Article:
Preliminary examination of witnesses
You do not commence legal proceedings without reasons. You will have to balance the interest of the dispute against the time and costs, and the possible outcome. The chance of the claim being allowed plays a major part in such considerations. To make a better estimate of the chances of success in a lawsuit, the questioning of witnesses or experts with regard to certain facts may come in useful. This is why the law gives the opportunity to conduct a preliminary examination of witnesses before proceedings have commenced.
Evidence by calling witnesses
Article 166 of the Dutch Code of Civil Procedure stipulates that in cases for which evidence provided by witnesses is allowed, a preliminary examination of witnesses may immediately be ordered on the request of any interested party. Starting point is that the facts the person making the request wants to prove have to be contested and may result in a decision of the case. A preliminary examination of witnesses can also be ordered if proceedings are already before the court.
Objective of a preliminary examination of witnesses
A preliminary examination of witnesses may therefore enable the person making the request to obtain clarity on certain facts before he initiates proceedings. This will not only allow a better estimate of the chances of success in a lawsuit, but also a better insight into what party the proceedings should be brought against. Moreover, a preliminary examination of witnesses may serve to prevent evidence from being lost, for example in complex proceedings that are expected to take up a lot of time.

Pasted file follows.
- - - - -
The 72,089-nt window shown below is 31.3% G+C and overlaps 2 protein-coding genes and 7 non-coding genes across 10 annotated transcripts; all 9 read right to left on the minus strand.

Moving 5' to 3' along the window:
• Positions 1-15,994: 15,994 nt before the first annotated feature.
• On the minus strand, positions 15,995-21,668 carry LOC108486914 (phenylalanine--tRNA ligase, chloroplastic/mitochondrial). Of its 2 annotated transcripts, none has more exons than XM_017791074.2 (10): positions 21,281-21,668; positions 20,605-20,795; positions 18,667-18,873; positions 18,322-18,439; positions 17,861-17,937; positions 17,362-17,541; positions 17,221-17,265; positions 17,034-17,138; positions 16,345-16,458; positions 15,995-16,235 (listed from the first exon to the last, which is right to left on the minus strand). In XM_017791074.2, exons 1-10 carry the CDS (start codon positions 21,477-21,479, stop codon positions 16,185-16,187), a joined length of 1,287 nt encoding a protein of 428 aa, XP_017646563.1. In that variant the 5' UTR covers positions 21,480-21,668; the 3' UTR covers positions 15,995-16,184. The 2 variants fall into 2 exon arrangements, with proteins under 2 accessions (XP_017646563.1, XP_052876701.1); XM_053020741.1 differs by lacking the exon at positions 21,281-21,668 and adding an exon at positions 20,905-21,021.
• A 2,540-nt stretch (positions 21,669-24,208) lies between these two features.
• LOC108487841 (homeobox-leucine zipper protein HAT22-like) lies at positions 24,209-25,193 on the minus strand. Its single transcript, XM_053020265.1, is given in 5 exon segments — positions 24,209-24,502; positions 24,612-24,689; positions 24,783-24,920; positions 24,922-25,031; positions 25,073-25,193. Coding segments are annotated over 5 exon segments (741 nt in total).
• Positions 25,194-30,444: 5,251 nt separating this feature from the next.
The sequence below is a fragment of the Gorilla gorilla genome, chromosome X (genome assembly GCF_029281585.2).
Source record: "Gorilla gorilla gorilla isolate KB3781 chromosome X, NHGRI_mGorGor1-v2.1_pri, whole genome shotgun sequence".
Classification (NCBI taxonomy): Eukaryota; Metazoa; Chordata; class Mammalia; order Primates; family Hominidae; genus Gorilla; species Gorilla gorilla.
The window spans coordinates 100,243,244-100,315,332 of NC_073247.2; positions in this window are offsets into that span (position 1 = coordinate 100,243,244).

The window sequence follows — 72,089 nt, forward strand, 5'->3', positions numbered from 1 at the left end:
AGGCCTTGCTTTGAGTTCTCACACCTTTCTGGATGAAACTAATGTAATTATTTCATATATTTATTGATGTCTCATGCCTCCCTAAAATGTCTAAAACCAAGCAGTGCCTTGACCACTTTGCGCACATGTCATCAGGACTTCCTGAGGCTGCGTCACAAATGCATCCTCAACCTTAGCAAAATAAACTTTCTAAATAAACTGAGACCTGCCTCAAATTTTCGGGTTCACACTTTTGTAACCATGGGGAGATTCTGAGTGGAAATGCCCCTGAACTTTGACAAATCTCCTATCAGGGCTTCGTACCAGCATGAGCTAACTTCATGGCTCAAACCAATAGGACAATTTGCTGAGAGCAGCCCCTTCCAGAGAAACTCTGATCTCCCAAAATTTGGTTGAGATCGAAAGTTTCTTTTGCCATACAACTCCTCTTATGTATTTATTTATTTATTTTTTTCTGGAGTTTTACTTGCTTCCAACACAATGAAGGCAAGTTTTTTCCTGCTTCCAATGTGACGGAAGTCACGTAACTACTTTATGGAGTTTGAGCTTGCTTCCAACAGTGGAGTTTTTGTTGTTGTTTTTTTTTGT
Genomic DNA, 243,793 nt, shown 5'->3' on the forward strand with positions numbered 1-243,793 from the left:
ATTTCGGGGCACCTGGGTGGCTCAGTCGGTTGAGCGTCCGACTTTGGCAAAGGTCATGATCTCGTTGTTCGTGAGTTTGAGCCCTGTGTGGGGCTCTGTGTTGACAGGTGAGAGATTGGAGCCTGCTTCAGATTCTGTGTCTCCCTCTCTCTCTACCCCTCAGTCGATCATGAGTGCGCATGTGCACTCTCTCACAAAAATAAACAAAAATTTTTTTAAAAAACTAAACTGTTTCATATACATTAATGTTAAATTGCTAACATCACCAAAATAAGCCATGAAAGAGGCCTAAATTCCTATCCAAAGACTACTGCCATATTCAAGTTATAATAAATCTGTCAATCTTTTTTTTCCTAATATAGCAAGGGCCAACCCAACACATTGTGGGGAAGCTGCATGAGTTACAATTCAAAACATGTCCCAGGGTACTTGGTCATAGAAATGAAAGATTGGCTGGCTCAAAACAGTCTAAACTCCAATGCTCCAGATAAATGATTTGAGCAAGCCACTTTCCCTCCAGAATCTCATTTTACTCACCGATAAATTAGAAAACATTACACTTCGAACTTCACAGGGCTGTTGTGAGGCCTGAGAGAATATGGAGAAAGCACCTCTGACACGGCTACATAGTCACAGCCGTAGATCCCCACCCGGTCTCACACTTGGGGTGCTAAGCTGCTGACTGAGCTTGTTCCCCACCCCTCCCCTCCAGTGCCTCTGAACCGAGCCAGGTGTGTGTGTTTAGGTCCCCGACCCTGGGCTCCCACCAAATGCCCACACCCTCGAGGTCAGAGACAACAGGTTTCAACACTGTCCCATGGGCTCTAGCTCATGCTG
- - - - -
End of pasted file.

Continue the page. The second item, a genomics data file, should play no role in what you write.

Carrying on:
Contents of the petition
The petition for conducting a preliminary examination of witnesses must be submitted to the court that probably will have jurisdiction to judge on this case, if it is brought. The petition contains a description of the claim, the facts (or rights) that are to be proven, and the names and places of residence of the witnesses and the other party to the dispute. The petition must be clear and sufficiently concrete. As a rule, the petition is dealt with in a hearing to which the other is also summoned to appear, before a judgment is given.
Criteria for allowing a request
When allowing a request for a preliminary examination of witnesses, the court will have to ascertain whether the facts stated in the petition are relevant. When granting a request, the court is not free to decide as it sees fit: if the request meets the requirements, the applicant is in principle entitled to the preliminary examination of witnesses requested. There are, however, a number of grounds for refusal.
Grounds for refusal of a preliminary examination of witnesses
A request that meets the requirements is nevertheless rejected if there is a ground for refusal. These grounds follow from established case law. A request is rejected by the court if the person making the request misuses his authority or does not have any interest in the request. A request will also be rejected if it is contrary to the process of law or any other important interest.
No fishing expedition
A preliminary examination of witnesses is not intended for haphazardly obtaining information on the other party while it is not clear beforehand whether or not there is any claim. This would result in a so-called fishing expedition, something for which the (preliminary) examination of witnesses is not intended. A request can also be rejected if it turns out that the examination is only requested for the purpose of obtaining facts for proceedings that are not pending at the civil court (e.g. criminal proceedings).